Disturbances in sleep may involve…

  • Lack of oxygen while sleeping
  • Sleeping at inappropriate times,
  • Having something strange happen in the process of sleep

  • Sleep-related breathing disorders
    • Older people are particularly at risk
    • Sleep-related hypoventilation: airflow is decreased, but does not entirely stop, resulting in increased carbon dioxide levels (a waste product of respiration)
    • Central sleep apnea: the respiratory system briefly stops via neurological mechanism
      • Associated with head trauma
      • Frequently co-ocurrs with degenerative disorders
      • This usually causes people to wake up
    • Obstructive sleep apnea is the throat muscles temporarily block airflow
      • This population usually doesn’t wake up at night
      • About 15% of the population have it (18 million Americans)
      • Those with this disorder oftentimes snore loudly and sweat heavily during the night, and wake up with a headache
      • Breath can stop for periods of up to 30 seconds

  • Circadian rhythm sleep-wake disorder: one’s sleep schedule does not gel with that of their surroundings
    • A circadian rhythm is one’s normal sleep schedule
    • People who travel across three or more time zones must alter their circadian rhythm
      • Jet lag is when one feels the need to sleep based on their home time-zone, though they have traveled so far away that it would be sleeping during the day
    • The shift work type must alter their circadian rhythm to deal with employment obligations
      • People who work at night
    • Delayed sleep phase type is when sleep is significantly delayed
    • Advanced sleep phase type is when one goes to bed early and wakes up early
    • Irregular sleep-wake type is when one’s circadian rhythm varies significantly, day-to-day
    • Non-24-hour sleep-wake type is having a sleep cycle of more than 24 hours

  • parasomnia is some abnormality that goes on while falling asleep, staying asleep, or waking up.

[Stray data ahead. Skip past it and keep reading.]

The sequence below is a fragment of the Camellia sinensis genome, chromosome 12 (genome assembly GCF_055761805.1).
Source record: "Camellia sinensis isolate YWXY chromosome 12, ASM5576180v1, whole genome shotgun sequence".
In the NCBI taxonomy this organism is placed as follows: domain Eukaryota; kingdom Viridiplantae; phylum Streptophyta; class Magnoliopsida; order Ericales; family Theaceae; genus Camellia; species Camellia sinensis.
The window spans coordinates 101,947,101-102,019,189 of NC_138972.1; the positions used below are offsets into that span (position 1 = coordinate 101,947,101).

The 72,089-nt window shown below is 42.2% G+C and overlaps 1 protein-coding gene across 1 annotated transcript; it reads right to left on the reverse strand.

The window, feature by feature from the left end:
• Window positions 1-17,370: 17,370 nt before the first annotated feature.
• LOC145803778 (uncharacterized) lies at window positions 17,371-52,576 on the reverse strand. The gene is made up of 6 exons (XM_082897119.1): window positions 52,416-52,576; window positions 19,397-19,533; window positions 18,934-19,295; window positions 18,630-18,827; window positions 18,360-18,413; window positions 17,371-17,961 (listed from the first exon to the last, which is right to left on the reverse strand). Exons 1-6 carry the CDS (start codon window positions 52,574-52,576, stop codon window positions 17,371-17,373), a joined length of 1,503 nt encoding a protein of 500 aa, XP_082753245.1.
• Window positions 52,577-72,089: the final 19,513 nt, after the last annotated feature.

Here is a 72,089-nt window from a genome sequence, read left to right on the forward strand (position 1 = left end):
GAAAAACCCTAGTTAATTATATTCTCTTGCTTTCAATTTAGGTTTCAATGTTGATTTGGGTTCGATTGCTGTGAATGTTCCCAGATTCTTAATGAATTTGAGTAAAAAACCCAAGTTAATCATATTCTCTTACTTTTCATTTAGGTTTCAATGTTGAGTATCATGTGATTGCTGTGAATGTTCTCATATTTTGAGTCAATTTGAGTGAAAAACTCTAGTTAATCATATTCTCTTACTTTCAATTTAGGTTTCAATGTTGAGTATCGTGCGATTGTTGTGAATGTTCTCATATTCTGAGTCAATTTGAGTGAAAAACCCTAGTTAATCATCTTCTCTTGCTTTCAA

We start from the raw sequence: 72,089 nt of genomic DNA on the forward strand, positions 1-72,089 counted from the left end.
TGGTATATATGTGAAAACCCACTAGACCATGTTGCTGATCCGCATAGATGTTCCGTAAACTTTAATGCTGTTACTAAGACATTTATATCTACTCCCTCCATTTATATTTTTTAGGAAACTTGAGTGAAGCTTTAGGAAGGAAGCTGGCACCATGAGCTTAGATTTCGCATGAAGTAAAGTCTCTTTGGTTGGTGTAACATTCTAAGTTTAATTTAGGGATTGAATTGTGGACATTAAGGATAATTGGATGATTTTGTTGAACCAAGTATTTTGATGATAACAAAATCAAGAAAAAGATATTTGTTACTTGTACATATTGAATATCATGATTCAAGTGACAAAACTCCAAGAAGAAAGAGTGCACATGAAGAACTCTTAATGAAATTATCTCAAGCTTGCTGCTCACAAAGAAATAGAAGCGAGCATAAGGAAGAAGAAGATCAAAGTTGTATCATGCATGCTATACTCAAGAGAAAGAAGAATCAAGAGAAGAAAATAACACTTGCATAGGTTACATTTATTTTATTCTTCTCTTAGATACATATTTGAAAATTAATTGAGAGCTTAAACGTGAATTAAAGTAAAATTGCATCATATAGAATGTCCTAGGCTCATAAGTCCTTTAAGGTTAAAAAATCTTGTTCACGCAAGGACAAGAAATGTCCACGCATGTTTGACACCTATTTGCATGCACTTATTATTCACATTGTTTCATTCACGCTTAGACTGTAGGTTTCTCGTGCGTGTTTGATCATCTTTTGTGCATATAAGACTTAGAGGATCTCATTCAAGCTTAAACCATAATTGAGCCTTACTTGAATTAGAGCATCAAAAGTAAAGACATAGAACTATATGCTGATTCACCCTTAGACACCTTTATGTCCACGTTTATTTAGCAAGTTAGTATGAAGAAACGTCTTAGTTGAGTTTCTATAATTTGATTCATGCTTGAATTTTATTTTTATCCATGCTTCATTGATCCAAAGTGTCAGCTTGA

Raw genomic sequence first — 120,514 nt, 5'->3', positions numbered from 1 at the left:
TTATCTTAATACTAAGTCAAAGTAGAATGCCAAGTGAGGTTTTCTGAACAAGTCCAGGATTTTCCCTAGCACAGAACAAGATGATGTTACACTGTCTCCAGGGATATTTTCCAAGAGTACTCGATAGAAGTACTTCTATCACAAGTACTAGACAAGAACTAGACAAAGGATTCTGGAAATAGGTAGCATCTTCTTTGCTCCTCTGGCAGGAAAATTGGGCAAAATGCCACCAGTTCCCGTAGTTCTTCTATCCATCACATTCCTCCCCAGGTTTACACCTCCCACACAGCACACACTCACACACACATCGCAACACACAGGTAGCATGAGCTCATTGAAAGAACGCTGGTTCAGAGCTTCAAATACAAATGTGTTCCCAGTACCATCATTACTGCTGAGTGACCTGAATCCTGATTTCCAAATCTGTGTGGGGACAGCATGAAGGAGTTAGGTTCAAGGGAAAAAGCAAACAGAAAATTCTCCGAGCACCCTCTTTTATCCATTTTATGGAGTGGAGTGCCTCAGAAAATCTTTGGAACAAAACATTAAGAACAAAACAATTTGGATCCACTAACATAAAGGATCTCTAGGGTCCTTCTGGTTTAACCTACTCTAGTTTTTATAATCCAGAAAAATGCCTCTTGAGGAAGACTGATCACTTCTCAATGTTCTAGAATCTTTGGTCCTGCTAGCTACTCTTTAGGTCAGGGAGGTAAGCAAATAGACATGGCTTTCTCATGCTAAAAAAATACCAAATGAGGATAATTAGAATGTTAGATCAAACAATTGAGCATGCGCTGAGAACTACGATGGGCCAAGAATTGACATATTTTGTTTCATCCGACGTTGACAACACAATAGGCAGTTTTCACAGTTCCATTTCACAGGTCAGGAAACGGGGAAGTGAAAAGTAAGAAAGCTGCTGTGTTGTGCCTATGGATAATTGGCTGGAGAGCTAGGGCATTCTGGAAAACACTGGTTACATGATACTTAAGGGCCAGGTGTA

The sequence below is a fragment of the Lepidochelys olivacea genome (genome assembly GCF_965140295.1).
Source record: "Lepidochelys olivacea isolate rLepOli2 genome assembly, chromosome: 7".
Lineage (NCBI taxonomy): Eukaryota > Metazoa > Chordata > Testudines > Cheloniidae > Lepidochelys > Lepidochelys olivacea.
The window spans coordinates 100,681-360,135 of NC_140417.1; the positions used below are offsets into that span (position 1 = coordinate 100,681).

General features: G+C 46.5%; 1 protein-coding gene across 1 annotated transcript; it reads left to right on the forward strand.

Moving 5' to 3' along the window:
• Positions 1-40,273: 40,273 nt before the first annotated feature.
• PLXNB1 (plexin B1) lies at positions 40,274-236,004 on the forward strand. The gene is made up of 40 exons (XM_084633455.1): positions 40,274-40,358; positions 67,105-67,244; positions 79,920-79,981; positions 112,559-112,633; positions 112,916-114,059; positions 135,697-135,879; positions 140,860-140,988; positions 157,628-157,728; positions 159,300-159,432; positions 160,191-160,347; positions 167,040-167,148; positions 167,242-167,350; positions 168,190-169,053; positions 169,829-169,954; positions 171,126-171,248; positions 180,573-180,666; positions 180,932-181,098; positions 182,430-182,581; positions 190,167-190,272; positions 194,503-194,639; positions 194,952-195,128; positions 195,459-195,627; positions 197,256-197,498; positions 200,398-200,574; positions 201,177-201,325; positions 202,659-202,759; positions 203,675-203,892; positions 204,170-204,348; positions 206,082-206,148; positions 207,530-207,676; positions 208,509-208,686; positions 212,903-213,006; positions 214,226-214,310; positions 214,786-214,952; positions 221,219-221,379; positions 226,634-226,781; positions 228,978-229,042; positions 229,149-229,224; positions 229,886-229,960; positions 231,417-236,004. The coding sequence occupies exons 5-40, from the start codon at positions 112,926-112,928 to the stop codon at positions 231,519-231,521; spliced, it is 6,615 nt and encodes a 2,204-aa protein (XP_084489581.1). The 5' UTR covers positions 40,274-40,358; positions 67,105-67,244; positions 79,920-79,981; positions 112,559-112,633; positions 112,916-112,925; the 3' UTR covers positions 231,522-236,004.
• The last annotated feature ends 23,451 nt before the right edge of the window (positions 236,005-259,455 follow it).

• Arousal disorders include experiencing intense fear while sleeping
      • Crying out: sleep terrors
      • Experienced by children much more than adults
      • Extreme fear
      • Not easily comforted
      • Not caused be dreams or nightmares
      • Confusional arousals: awakening in a disoriented episode resembling drunkeness
      • Also a symptom of narcolepsy
    • Sleepwalking
      • Very few people over 15 experience sleepwalking
    • Sleep-wake transition episodes 
      • Sleep-talking: intelligible or not
      • Sleep starts: jerking awake when almost asleep
      • Nocturnal leg cramps: muscle cramps in at least one leg
      • Rhythmic movement disorders: repeated movements, causing one to rock back and forth
    • Parasomnias Associated with REM (rapid eye movement)
      • Sleep-related sinus arrest: the hearts of healthy young adults stop beating temporarily, for up to nine minutes
      • REM sleep behavior disorder: acting out one’s dreams due to a lack of a normal sleep paralysis
      •  Nightmares
        1. Anywhere from 10% to 50% of children regularly suffer from nightmares
        2. As opposed to bad dreams, nightmares awaken the individual
        3. Sleep paralysis: being unable to move for one to three minutes while awake
          • Also a symptom of narcolepsy
    • Miscellaneous parasomnias
      • Bed-wetting
      • Teeth-grinding

Sources: http://sleepdisorders.sleepfoundation.org/, Abnormal Psychology: An Integrative Approach, http://www.mayoclinic.org/